Maori Poi Dance, New Zealand 1913

Maori, Poi, Dance, Tribal, Tribe, New Zealand, folk costumes, dress, ritual, ancient weapons

Maori Poi Dance, New Zealand 1913

Maori Poi Dance, New Zealand 1913.

“Poi” as an art form originated in the Māori in New Zealand.

The origin of Poi itself is relatively little studied, mainly because oral traditions are known. The Ur-Poi were an invention of Maori women and consisted of two equally long branches that were connected at their ends with flax. The other ends are put into the fire and brought it to burn in order to achieve an effect in the dark.

The Poi dance was originally used by the Maori women to maintain flexibility of their hands, and of the men in order to promote the necessary strength and coordination in a fight. Poi were also used as a training tool for other ancient weapons like Mere or Patu.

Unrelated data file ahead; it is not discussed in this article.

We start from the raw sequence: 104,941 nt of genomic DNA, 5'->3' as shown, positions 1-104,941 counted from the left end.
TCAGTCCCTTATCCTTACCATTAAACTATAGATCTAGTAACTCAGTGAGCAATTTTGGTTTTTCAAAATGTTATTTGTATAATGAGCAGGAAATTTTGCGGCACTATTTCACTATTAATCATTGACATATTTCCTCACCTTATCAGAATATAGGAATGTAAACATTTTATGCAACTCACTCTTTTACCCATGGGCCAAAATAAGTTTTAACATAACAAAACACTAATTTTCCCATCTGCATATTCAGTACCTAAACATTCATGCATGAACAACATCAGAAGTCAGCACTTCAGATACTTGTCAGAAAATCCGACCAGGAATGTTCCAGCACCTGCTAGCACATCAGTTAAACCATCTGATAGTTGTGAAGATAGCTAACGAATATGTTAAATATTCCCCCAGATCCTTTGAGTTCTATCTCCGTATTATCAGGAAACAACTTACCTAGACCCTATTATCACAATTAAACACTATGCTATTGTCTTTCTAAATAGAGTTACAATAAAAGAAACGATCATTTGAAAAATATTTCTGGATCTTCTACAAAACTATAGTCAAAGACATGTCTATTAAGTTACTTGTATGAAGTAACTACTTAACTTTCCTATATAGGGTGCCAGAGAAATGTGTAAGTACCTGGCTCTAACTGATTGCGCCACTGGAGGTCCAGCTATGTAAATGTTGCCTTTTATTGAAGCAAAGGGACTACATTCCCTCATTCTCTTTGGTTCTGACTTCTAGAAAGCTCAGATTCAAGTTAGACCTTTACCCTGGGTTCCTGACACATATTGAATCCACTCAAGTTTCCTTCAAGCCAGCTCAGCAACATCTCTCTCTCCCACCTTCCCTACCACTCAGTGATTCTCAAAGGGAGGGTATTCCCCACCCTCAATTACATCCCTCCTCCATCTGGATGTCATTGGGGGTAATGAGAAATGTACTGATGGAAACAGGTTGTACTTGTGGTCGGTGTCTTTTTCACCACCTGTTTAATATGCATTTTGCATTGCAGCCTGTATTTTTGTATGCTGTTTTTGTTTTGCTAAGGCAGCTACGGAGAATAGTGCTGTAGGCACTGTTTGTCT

Poi spinning is kinesthetic related to staff rotation or pen spinning, since crossing the manipulation of a rotating object to be kinetic center, stands in front of and adjacent to both sides of the body and not on throwing and catching objects. The traditional Poi game is about a thousand years old and is regarded by the descendants of the original inhabitants of New Zealand today as a cultural tradition.

Source: Picturesque New Zealand (1913) by Paul Gooding. Photography by Muir & Moodie; and Josiah Martin.

Note:  Marie Camargo, Opera dancer. Ballerina in 1730.

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